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I ran into some trouble modeling an electrical schematic in SQL. The structure I'd like to capture is

  part ←────────── pin
   ↑                ↑
part_inst ←───── pin_inst

where "inst" is short for "instance".

For example, I might have as a part an LM358 op-amp with pins 1OUT, 1IN-, 1IN+, GND, 2IN+, 2IN-, 2OUT, and VCC. I might then place this part on a schematic, creating a part_inst and 8 pin_insts.

Ignoring data fields, my initial attempt at a schema was

create table parts (
    part_id bigserial primary key
);
create table pins (
    pin_id bigserial primary key,
    part_id bigint not null references parts
);
create table part_insts (
    part_inst_id bigserial primary key,
    part_id bigint not null references parts
);
create table pin_insts (
    pin_inst_id bigserial primary key,
    part_inst_id bigint not null references part_insts,
    pin_id bigint not null references pins
);

The main problem with this schema is that a pin_inst might be tied to a part_inst with part_id=1 but its pin has part_id=2.

I'd like to avoid this problem on the database level rather than the application level. So, I modified my primary keys to enforce that. I marked the changed lines with --.

create table parts (
    part_id bigserial primary key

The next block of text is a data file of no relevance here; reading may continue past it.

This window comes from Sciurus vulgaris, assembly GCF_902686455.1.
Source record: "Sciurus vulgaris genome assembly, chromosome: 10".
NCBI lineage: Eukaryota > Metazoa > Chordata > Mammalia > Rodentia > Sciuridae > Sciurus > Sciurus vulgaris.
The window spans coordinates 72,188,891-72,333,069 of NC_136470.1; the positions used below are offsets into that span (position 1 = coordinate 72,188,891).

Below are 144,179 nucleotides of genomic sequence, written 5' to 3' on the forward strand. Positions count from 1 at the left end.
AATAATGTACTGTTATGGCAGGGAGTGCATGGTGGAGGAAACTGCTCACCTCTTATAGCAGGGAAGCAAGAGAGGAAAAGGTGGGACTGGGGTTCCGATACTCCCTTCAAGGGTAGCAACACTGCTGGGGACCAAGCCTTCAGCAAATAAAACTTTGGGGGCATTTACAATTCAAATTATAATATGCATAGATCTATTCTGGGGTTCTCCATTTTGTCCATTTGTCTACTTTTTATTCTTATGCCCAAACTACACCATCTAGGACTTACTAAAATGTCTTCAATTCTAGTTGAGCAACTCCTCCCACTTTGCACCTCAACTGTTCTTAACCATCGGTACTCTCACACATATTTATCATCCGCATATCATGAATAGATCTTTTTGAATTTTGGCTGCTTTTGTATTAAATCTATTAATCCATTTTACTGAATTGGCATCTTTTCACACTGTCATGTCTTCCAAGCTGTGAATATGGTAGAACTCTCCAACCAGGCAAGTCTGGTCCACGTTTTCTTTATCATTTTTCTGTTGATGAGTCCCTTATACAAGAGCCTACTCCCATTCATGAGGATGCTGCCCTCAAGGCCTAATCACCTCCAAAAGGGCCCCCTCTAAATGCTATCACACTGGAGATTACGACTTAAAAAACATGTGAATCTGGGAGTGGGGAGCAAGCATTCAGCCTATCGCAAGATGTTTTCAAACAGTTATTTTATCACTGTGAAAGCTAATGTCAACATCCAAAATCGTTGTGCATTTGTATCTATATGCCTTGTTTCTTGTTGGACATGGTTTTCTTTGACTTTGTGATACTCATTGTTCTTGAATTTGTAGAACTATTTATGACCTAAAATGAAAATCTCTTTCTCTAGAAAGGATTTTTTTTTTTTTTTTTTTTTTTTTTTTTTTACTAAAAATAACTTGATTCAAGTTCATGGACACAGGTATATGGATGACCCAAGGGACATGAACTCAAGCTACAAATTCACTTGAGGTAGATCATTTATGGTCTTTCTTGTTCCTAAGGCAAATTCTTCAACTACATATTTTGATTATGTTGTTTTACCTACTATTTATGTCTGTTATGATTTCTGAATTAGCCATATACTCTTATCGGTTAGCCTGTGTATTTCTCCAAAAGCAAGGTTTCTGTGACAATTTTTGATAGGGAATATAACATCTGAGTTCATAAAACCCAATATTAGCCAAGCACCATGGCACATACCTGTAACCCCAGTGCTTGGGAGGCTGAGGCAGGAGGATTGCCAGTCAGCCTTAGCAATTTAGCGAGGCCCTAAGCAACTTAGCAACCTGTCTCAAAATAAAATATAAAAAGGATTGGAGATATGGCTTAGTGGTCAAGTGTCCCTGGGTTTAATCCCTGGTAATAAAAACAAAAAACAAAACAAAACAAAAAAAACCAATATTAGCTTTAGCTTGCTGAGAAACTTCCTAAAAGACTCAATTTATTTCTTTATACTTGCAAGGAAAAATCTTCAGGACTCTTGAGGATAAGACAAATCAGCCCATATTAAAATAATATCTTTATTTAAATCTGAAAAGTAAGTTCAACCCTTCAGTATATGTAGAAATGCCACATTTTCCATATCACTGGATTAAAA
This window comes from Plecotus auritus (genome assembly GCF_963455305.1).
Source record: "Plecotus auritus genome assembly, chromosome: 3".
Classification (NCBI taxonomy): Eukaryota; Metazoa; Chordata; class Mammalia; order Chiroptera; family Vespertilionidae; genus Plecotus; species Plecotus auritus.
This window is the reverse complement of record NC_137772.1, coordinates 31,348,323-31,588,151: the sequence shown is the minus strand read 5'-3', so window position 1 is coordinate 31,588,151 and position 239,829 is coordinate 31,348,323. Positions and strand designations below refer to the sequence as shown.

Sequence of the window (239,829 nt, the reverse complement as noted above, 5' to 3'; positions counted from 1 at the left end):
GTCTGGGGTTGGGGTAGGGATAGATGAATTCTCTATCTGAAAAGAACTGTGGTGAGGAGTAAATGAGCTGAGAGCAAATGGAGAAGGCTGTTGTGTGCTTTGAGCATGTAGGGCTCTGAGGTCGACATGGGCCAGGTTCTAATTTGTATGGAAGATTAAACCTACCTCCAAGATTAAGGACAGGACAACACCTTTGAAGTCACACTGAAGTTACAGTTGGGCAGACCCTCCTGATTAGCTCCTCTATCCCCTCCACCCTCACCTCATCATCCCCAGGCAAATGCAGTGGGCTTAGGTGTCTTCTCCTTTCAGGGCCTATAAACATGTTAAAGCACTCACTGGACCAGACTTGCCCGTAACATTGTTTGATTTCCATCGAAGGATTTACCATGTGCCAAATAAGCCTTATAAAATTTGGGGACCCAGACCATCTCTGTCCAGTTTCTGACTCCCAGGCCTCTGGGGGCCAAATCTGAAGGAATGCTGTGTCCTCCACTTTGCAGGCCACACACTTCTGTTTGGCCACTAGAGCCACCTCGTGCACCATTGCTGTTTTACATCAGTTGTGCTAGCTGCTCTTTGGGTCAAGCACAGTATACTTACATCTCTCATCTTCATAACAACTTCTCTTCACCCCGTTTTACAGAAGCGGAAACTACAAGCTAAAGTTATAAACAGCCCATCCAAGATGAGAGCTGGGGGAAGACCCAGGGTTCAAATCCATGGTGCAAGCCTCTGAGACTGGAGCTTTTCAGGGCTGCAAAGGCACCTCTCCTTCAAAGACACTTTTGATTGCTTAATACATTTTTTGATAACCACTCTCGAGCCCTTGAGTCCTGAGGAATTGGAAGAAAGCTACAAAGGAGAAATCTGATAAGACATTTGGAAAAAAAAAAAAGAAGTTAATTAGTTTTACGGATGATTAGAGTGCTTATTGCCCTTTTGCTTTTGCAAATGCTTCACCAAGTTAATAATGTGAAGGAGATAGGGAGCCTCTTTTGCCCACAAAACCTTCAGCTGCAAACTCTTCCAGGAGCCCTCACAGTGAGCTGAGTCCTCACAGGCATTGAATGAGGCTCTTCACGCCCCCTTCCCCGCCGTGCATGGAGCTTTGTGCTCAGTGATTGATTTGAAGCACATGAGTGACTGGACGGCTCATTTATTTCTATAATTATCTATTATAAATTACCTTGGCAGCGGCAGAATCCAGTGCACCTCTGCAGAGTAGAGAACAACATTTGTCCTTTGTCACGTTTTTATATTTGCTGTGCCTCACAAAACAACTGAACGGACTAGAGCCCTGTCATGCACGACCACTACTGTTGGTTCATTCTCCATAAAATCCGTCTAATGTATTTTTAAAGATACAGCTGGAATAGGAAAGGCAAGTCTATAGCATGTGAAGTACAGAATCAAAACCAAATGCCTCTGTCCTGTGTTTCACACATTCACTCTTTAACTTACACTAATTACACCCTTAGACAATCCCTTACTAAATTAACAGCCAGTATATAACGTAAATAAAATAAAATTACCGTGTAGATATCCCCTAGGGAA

);
create table pins (
    pin_id bigserial,                                          --
    part_id bigint not null references parts,
    primary key (pin_id, part_id)                              --
);
create table part_insts (
    part_inst_id bigserial,                                    --
    part_id bigint not null references parts,
    primary key (part_inst_id, part_id)                        --
);
create table pin_insts (
    pin_inst_id bigserial primary key,
    part_inst_id bigint not null,                              --
    pin_id bigint not null,                                    --
    part_id bigint not null references parts,                  --
    foreign key (part_inst_id, part_id) references part_insts, --
    foreign key (pin_id, part_id) references pins              --
);

My gripe with this method is that it pollutes the primary keys: Everywhere I refer to a part_inst, I need to keep track of both the part_inst_id and the part_id. Is there another way I can go about enforcing the constraint pin_inst.part_inst.part_id = pin_inst.pin.part_id without being overly verbose?

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You could remove the pin_inst_id which is a redundancy, too. You can use the (part_inst_id, part_id, pin_id) as primary key. –  ypercube Feb 15 at 1:02
    
Two things: (a) doesn't 1OUT, 1IN-, 1IN+, GND, 2IN+, 2IN-, 2OUT, and VCC yield 11 pin instances? (b) I don't get your initial schema. Can't a pin be used in more than one part? You need a N-N relationship between pin and part not a 1-N. –  Marcus Junius Brutus Feb 15 at 11:53
    
@user34332: (a) The numbers are part of the names. For example, "2OUT" is a single pin. Here's a schematic drawing of the chip I'm talking about in the question. (b) I disagree. Certainly two parts might have a VCC (positive supply voltage, "voltage [at] common collector") pin, but they're logically different pins. For example, one VCC pin might typically draw 500 µA and a different one 250 µA. –  Snowball Feb 15 at 12:08